More than 150 missing children have been found in North Carolina. Some of these youngsters have been victims of human trafficking or were involved in other high-risk activities, authorities said.

This rescue mission is part of a joint effort between Charlotte-Mecklenburg Police (CMD), and federal agents called Operation Carolina Homecoming. 

Operation Carolina Homecoming is a months-long concerted project aimed at recovering missing and runaway juveniles in the Charlotte area where prior attempts to find them have failed, according to Breaking 911.

During the weekly press conference, on Wednesday, May 19, CMPD revealed that some of the rescued juveniles were involved in drug activity, prostitution, or were victims of human trafficking.

“Kids don’t need to be living alone in hotels, kids don’t need to be living alone with an older partner,” CMPD Captain Joel McNelly said.

Before the operation began, more than 130 children were retrieved, CMPD noted. Then afterwards between April 26 and May 7, two-person teams composed of CMPD’s Missing Person Unit investigators, U.S. Marshals, and Department of Public Safety officers found 27 more missing juveniles, as reported by local Charlotte TV station WCNC.

These 27 critically missing children had been missing for anywhere from six months to over a year, according to McNelly, and some did not want to be identified.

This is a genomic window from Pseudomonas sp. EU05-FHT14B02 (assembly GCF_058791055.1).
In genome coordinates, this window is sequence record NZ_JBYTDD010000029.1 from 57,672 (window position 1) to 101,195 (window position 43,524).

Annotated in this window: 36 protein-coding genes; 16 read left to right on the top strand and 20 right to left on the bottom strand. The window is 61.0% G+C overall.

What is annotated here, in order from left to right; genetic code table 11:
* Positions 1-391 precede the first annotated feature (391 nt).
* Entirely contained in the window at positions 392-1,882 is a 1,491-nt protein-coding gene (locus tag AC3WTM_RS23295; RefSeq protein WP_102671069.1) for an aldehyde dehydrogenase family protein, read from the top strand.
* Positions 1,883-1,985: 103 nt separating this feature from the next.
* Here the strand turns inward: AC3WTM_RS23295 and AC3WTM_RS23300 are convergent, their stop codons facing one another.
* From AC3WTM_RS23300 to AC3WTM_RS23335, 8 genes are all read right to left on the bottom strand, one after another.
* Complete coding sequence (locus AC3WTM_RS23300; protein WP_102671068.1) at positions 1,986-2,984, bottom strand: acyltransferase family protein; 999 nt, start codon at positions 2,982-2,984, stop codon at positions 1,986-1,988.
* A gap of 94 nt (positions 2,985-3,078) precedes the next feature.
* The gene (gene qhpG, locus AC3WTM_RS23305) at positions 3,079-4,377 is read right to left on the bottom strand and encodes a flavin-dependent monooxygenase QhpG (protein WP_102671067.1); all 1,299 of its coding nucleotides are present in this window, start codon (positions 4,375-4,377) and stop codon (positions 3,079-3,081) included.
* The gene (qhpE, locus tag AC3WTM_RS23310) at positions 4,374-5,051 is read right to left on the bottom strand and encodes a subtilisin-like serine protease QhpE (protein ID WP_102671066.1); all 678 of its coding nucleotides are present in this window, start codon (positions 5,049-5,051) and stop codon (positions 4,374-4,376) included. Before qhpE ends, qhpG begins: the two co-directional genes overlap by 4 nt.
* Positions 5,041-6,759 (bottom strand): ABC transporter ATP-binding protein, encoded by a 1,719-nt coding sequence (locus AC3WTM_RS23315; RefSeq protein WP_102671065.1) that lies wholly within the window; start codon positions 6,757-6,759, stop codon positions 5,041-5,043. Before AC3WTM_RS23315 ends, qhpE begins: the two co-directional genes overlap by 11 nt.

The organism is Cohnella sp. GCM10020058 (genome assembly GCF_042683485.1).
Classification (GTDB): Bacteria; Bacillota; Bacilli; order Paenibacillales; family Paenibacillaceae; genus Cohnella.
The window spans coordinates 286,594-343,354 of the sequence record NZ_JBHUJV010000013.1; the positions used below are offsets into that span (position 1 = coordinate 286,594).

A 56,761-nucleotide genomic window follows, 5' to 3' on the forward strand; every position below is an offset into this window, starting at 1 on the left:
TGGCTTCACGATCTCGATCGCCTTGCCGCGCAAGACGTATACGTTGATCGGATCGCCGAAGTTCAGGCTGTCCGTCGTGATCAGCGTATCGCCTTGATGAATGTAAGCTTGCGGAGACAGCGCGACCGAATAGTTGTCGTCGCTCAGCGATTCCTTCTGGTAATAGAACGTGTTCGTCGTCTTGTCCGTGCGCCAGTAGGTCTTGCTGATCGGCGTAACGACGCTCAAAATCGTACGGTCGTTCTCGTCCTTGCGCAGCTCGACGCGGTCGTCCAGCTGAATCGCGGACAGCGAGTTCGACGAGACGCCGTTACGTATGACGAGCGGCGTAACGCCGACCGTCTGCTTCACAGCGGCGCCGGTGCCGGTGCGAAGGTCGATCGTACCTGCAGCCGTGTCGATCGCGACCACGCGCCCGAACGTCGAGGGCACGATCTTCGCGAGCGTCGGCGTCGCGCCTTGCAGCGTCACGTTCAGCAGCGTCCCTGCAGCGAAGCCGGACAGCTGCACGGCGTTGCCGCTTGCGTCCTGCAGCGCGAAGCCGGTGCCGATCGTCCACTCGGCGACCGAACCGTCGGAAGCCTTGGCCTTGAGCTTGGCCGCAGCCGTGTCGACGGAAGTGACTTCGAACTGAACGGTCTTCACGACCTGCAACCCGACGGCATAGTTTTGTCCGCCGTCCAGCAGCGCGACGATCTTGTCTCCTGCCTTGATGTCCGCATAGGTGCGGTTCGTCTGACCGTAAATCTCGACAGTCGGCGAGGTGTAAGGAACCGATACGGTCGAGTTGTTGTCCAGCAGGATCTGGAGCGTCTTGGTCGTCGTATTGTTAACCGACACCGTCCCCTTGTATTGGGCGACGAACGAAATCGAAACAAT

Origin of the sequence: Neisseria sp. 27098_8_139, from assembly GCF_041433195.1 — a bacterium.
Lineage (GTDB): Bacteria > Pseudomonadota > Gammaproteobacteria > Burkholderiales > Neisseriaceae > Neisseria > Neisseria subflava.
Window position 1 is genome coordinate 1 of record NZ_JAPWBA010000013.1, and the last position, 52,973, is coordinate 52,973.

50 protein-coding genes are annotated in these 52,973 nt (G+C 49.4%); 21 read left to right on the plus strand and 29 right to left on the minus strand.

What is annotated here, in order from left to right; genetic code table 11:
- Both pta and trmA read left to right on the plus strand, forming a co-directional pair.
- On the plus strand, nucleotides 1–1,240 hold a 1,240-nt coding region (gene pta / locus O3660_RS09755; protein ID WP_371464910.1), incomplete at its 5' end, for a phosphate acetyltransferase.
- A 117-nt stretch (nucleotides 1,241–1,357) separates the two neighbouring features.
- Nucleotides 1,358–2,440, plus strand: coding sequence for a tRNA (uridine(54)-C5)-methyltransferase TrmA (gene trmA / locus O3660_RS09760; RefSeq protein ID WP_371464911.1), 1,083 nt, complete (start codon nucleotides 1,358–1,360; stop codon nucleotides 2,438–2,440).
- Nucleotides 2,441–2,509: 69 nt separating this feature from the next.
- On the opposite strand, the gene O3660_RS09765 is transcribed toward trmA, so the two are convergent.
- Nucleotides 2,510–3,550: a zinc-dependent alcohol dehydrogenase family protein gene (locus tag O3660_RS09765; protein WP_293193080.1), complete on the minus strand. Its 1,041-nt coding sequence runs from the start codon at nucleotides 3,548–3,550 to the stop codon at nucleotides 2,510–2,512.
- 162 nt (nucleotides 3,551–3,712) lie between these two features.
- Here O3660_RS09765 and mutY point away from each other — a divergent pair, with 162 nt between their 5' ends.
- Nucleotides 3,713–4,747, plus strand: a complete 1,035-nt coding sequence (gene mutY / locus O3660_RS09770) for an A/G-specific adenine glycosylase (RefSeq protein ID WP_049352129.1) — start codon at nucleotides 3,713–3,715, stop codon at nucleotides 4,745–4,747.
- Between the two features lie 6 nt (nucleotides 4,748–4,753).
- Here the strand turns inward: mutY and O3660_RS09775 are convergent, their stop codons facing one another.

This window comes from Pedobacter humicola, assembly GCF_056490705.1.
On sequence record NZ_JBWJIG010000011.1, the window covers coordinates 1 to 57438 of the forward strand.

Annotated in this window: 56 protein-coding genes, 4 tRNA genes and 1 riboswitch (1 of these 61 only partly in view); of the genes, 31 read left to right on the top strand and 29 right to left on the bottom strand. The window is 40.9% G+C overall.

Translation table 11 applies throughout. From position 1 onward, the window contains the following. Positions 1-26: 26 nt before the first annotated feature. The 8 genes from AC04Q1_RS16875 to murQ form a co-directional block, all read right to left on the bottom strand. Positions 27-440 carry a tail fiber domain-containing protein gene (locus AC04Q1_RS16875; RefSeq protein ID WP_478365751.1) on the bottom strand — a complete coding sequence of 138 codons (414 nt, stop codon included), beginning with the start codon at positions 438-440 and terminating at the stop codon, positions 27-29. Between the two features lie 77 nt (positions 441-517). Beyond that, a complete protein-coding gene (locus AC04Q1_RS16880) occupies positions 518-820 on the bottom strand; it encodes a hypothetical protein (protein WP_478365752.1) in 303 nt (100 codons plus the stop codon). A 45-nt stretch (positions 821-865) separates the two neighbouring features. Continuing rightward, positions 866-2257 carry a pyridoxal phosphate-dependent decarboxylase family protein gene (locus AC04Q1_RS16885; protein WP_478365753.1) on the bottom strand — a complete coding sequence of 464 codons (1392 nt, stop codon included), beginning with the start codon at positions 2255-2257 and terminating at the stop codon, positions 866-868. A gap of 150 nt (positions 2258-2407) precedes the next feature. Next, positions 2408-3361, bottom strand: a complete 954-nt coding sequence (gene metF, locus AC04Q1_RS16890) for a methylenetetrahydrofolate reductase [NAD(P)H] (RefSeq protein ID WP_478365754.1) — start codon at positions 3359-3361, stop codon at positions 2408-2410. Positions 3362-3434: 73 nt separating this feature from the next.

“Kids who are actively taking measures to avoid being recovered. They’re self-sustaining, they’re trying to make money, support themselves,” Captain McNelly added.

But unfortunately, there weren’t many positive ways for them to do that, McNelly said. 

“These kids were engaged in high-risk activities,” McNelly said. “Not to sugar coat anything but narcotics activities, human trafficking, prostitution.”

Dr. Stacy Reynolds with Atrium Health Levine Children’s Hospital said they were part of the partnership and helped work with the kids after they were found. Reynolds also noted that the kids’ intent was not to engage in such harmful or illegal practices.

“Even if a kid goes out there with good intentions that they’re going to stay on the straight and narrow, it doesn’t take very long to get cold and hungry and succumb to the pressure of somebody who knows just how to time their effort into manipulate you into activity you maybe otherwise wouldn’t have wanted to be apart of,” Reynolds told WCNC.

The children were mainly between the ages of 14 and 18, with some younger. They were trying to get away from their home lives, McNelly said.

“These kids come from traumatic backgrounds, potentially abusive households, drug and alcohol addiction, incarcerated parents,” McNelly said.  

Social and health workers are also working with the children to ensure that they do not revert to their old life.

“We’re proud of what we were able to do for the community through this,” McNelly said.  

McNelly said the investigators are looking into human trafficking leads, which would hopefully lead to an arrest if warranted.